3. Remove from the heat. The light foam caused by the warm pineapple juice will dissipate after a few minutes; stirring speeds this up.

    Syrup in a saucepan on a wooden board, with a wooden spoon

    The Spruce Eats / Julia Hartbeck

  4. Let the syrup cool completely before bottling in a jar with a tight seal. Store in the refrigerator for up to 2 weeks.

    Syrup in a jar

    The Spruce Eats / Julia Hartbeck

Make the Pineapple Mojito

  1. Gather the ingredients.

    Pineapple Mojito ingredients in bowls

    The Spruce Eats / Julia Hartbeck

  2. In a collins glass, add the raw sugar pineapple syrup, pineapple chunks, lime wedges, and torn mint leaves. Muddle well to mash the fruits.

    Raw sugar pineapple syrup, pineapple chunks, lime wedges, and torn mint leaves muddled together in a glass

    The Spruce Eats / Julia Hartbeck

  3. Add the rum and fill the glass with ice.

    Rum and ice added to the muddled mixture in the glass

    The Spruce Eats / Julia Hartbeck

  4. Top with club soda.

    Club soda added to the mojito mixture in the glass

    The Spruce Eats / Julia Hartbeck

  5. Garnish with a sprig of mint, pineapple wedge, and lime slice.

    Pineapple Mojito in a glass, garnished with a piece of pineapple

    The Spruce Eats / Julia Hartbeck


  • Light rum is often considered the best alcohol for a mojito, and aged rum is an excellent alternative. Pour your favorite brand of rum or explore other options; mid-range to top-shelf are preferred in a fresh fruit cocktail like this. If vodka's your preference, it makes a nice pineapple mojito as well.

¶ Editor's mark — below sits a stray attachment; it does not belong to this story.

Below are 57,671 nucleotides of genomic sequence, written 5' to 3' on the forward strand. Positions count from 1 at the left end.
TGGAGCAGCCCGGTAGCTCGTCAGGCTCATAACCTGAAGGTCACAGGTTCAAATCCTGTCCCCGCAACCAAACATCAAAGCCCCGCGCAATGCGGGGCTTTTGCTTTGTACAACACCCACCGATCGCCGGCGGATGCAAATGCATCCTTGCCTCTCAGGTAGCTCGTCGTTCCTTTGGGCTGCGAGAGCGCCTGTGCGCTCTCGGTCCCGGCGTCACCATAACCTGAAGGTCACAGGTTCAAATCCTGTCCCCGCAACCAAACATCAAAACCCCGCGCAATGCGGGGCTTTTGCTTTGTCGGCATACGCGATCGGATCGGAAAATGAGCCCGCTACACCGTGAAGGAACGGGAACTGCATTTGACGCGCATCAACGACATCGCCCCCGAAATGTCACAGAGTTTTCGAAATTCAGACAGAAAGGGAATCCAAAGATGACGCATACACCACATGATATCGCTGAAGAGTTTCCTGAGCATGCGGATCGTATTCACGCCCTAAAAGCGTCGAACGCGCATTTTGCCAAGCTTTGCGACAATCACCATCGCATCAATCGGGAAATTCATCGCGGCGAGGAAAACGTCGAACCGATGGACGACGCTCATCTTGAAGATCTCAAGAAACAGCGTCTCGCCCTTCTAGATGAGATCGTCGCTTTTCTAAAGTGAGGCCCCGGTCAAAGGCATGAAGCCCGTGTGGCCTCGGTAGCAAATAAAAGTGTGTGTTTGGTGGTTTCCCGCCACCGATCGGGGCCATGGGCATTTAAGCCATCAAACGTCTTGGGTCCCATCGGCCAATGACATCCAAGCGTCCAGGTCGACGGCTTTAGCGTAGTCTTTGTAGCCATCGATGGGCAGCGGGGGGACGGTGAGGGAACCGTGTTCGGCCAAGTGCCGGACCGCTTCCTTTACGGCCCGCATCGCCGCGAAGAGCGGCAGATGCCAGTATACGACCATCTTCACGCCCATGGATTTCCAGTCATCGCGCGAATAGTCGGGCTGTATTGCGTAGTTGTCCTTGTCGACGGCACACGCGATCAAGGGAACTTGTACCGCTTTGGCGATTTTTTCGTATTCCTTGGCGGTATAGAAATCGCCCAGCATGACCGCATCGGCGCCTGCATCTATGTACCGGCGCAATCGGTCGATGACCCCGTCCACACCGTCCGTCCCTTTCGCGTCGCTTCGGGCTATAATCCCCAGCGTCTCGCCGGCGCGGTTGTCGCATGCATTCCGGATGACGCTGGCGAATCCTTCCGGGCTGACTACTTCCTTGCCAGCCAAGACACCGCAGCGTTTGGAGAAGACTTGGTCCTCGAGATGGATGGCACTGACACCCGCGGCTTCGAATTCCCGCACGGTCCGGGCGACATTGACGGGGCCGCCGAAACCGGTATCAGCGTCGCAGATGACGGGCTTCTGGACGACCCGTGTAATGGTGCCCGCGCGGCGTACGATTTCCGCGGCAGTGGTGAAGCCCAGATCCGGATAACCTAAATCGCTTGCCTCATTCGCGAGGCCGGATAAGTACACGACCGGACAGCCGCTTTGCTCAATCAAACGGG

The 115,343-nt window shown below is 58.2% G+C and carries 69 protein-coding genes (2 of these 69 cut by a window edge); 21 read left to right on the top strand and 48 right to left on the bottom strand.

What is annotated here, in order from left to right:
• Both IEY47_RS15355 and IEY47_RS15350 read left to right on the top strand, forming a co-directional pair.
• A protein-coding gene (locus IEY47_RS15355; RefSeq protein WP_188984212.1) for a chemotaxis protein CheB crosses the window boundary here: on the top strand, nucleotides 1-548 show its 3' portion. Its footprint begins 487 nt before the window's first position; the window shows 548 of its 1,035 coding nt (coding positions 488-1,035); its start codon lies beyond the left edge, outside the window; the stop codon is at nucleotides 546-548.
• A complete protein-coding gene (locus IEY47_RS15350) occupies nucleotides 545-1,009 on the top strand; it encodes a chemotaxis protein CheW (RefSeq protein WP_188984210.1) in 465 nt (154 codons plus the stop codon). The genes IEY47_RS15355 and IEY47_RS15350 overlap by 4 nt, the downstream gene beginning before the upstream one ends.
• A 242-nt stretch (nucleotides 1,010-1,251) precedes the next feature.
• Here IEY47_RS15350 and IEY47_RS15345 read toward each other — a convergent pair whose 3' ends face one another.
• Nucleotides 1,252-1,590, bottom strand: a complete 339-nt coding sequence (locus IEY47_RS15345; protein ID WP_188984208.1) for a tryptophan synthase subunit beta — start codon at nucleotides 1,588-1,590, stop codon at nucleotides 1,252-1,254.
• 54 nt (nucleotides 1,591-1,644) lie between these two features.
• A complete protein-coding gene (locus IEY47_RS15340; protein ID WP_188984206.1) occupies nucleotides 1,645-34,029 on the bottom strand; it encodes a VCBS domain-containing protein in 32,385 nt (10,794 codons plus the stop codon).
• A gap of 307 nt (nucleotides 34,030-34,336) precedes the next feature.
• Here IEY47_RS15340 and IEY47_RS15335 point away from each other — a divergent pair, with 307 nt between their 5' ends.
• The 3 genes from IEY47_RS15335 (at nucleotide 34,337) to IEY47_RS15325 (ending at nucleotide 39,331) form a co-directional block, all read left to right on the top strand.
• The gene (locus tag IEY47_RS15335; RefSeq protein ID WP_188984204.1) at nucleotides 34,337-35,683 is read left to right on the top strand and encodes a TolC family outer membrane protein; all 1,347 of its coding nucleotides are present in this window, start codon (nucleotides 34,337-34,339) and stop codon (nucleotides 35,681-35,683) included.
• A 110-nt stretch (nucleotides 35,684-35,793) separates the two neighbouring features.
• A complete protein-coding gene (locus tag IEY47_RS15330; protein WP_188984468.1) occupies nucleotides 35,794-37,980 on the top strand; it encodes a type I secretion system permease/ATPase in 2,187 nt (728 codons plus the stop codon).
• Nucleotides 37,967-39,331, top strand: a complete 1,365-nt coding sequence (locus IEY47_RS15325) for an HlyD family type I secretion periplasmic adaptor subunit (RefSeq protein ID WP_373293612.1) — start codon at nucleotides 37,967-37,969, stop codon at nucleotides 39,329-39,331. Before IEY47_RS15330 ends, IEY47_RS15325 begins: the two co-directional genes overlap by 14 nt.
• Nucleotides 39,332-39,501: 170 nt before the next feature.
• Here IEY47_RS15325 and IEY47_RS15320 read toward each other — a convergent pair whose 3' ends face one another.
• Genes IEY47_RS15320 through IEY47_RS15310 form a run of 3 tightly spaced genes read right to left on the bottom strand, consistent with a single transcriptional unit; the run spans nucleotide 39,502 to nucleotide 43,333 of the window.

• Some mojito drinkers prefer a cocktail that doesn't have pieces of mint and fruit in the glass. While not the typical method for mixing mojitos, you can shake and strain the cocktail over fresh ice; double straining traps the finer herb and fruit bits.
  • To make a few drinks at once, line up all of the glasses and work your way down the line as you build the cocktails.

Recipe Variations

  • Raw sugar gives the syrup a rich, dark background that's fantastic against the bright taste of pineapple juice. You can use another sweetener, including white granulated sugar or coconut sugar. To make a low-sugar syrup, use an allulose monk fruit sweetener and replace half the water with pineapple juice (even unsweetened pineapple juice is not sugar-free or keto-friendly).
  • Skip the flavored syrup entirely and use 3/4 ounce each of plain simple syrup and pineapple juice.
  • For a pitcher of mojitos, add 1/2 cup of fresh mint leaves to the pineapple syrup and strain them out once the syrup cools. Add 1 cup of the mint-pineapple syrup to a pitcher along with 1 1/2 cups of light rum, 1 to 1 1/2 cups fresh lime juice, and 2 cups of soda. It can be made in advance and kept chilled, but hold the soda until you're ready to serve.
  • For a virgin pineapple mojito, replace the rum with pineapple juice and switch from club soda to ginger ale.

How Strong Is the Pineapple Mojito?

Typical of any mojito, the alcohol content of the pineapple mojito is around 10 percent ABV (20 proof). You can make it weaker by pouring less rum or more soda, though it's always going to be a little lighter than a glass of wine.